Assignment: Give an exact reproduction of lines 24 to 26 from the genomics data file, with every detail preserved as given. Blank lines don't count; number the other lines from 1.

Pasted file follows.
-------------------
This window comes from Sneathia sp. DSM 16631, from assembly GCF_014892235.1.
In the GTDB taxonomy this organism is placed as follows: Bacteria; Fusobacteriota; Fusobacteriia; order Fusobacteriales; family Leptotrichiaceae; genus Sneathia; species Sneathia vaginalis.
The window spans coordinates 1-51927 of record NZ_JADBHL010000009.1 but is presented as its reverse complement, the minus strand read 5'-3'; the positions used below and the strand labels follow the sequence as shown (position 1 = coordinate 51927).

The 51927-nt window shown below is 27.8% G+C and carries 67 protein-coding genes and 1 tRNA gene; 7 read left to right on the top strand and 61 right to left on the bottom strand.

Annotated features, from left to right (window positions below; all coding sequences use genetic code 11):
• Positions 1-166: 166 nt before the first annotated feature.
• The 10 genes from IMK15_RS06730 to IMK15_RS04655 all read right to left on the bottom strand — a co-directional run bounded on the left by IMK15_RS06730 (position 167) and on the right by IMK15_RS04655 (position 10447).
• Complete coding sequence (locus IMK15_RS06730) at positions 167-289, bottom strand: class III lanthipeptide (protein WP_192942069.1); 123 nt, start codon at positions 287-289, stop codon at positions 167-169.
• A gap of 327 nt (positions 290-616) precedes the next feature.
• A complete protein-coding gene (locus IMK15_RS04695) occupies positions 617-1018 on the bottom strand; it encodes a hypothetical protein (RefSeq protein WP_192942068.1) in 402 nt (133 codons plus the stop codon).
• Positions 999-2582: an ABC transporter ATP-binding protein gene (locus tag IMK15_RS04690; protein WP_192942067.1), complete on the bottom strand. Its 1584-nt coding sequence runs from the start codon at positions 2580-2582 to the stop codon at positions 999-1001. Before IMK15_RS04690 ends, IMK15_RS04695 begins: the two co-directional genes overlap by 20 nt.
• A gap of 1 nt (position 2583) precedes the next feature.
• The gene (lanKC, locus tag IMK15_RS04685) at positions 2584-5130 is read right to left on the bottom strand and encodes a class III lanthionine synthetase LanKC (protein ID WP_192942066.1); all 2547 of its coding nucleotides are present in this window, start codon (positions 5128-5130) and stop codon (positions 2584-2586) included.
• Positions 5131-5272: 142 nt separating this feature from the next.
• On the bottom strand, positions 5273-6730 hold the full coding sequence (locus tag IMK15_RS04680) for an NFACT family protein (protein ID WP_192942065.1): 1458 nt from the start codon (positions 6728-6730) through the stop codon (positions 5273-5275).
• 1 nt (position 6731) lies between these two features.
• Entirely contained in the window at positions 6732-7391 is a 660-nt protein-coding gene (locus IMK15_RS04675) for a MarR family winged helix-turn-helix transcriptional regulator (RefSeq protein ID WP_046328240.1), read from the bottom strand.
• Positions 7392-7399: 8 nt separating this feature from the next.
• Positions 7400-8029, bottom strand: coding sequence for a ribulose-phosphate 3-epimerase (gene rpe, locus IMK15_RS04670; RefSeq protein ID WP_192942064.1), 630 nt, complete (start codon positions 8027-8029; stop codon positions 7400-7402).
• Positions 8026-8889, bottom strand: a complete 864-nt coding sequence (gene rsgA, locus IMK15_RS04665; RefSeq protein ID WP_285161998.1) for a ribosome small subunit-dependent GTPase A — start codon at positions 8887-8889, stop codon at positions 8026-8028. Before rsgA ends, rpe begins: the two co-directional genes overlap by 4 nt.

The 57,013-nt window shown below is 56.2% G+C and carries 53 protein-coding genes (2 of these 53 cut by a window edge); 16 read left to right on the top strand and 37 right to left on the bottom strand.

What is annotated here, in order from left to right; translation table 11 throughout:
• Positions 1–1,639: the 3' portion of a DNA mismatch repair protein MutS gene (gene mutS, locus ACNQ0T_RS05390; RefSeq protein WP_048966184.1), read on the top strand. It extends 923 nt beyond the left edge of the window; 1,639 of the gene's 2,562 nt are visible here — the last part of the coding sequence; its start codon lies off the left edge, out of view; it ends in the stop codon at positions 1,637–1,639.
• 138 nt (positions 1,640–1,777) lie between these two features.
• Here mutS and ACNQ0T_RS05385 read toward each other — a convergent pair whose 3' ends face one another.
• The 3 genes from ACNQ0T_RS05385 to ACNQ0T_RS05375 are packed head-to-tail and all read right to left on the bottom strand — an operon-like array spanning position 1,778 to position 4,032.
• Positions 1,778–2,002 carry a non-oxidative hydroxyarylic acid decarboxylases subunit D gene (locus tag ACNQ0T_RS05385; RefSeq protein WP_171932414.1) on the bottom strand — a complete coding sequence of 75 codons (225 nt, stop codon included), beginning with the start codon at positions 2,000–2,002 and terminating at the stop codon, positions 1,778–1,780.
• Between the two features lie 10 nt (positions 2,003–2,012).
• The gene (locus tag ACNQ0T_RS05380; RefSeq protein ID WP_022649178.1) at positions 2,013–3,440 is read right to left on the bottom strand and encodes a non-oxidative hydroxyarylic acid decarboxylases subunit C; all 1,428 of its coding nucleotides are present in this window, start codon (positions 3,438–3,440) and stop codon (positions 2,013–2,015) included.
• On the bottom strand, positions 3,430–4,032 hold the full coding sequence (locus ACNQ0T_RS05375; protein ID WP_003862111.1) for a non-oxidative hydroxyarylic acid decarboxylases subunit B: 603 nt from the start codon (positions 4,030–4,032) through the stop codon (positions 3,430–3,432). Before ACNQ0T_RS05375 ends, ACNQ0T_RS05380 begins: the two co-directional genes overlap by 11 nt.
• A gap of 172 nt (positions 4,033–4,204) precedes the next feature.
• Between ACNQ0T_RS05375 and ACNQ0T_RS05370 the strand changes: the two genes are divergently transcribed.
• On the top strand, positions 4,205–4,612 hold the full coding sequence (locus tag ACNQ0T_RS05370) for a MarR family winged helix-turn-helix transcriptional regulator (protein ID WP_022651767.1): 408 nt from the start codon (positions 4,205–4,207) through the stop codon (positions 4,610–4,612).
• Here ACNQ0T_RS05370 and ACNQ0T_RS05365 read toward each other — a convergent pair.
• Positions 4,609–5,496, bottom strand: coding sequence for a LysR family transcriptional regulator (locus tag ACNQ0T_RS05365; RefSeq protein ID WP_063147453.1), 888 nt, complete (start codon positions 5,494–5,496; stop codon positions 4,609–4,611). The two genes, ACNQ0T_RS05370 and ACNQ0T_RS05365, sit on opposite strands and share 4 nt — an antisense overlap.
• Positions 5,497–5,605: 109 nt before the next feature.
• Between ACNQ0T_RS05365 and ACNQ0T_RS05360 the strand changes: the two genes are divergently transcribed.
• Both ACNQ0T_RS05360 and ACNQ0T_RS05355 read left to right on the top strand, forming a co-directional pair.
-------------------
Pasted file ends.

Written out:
• 138 nt (positions 1,640–1,777) lie between these two features.
• Here mutS and ACNQ0T_RS05385 read toward each other — a convergent pair whose 3' ends face one another.
• The 3 genes from ACNQ0T_RS05385 to ACNQ0T_RS05375 are packed head-to-tail and all read right to left on the bottom strand — an operon-like array spanning position 1,778 to position 4,032.